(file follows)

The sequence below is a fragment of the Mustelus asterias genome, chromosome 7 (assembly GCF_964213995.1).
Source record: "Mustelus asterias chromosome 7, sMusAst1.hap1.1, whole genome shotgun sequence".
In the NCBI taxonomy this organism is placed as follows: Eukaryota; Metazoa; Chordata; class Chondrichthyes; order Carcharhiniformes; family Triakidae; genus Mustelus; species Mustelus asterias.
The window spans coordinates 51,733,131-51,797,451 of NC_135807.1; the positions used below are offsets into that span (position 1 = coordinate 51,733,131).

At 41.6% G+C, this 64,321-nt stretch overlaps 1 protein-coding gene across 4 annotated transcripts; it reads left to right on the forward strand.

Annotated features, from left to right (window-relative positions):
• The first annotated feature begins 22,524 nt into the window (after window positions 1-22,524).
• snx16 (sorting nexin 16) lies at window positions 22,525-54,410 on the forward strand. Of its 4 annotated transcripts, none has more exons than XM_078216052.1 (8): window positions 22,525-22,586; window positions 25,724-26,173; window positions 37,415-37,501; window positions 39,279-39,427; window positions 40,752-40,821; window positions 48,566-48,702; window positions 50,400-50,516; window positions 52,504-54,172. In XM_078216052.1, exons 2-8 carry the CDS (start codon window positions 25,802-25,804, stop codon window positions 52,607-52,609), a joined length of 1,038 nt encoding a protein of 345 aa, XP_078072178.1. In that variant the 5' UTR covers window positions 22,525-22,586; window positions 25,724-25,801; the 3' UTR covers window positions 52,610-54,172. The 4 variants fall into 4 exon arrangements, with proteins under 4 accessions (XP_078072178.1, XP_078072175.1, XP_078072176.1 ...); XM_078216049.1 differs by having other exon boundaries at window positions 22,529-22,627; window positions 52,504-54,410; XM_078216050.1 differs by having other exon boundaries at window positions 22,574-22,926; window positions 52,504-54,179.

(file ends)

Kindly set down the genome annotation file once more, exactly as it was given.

The sequence below is a fragment of the Mustelus asterias genome, chromosome 7 (assembly GCF_964213995.1).
Source record: "Mustelus asterias chromosome 7, sMusAst1.hap1.1, whole genome shotgun sequence".
In the NCBI taxonomy this organism is placed as follows: Eukaryota; Metazoa; Chordata; class Chondrichthyes; order Carcharhiniformes; family Triakidae; genus Mustelus; species Mustelus asterias.
The window spans coordinates 51,733,131-51,797,451 of NC_135807.1; the positions used below are offsets into that span (position 1 = coordinate 51,733,131).

At 41.6% G+C, this 64,321-nt stretch overlaps 1 protein-coding gene across 4 annotated transcripts; it reads left to right on the forward strand.

Annotated features, from left to right (window-relative positions):
• The first annotated feature begins 22,524 nt into the window (after window positions 1-22,524).
• snx16 (sorting nexin 16) lies at window positions 22,525-54,410 on the forward strand. Of its 4 annotated transcripts, none has more exons than XM_078216052.1 (8): window positions 22,525-22,586; window positions 25,724-26,173; window positions 37,415-37,501; window positions 39,279-39,427; window positions 40,752-40,821; window positions 48,566-48,702; window positions 50,400-50,516; window positions 52,504-54,172. In XM_078216052.1, exons 2-8 carry the CDS (start codon window positions 25,802-25,804, stop codon window positions 52,607-52,609), a joined length of 1,038 nt encoding a protein of 345 aa, XP_078072178.1. In that variant the 5' UTR covers window positions 22,525-22,586; window positions 25,724-25,801; the 3' UTR covers window positions 52,610-54,172. The 4 variants fall into 4 exon arrangements, with proteins under 4 accessions (XP_078072178.1, XP_078072175.1, XP_078072176.1 ...); XM_078216049.1 differs by having other exon boundaries at window positions 22,529-22,627; window positions 52,504-54,410; XM_078216050.1 differs by having other exon boundaries at window positions 22,574-22,926; window positions 52,504-54,179.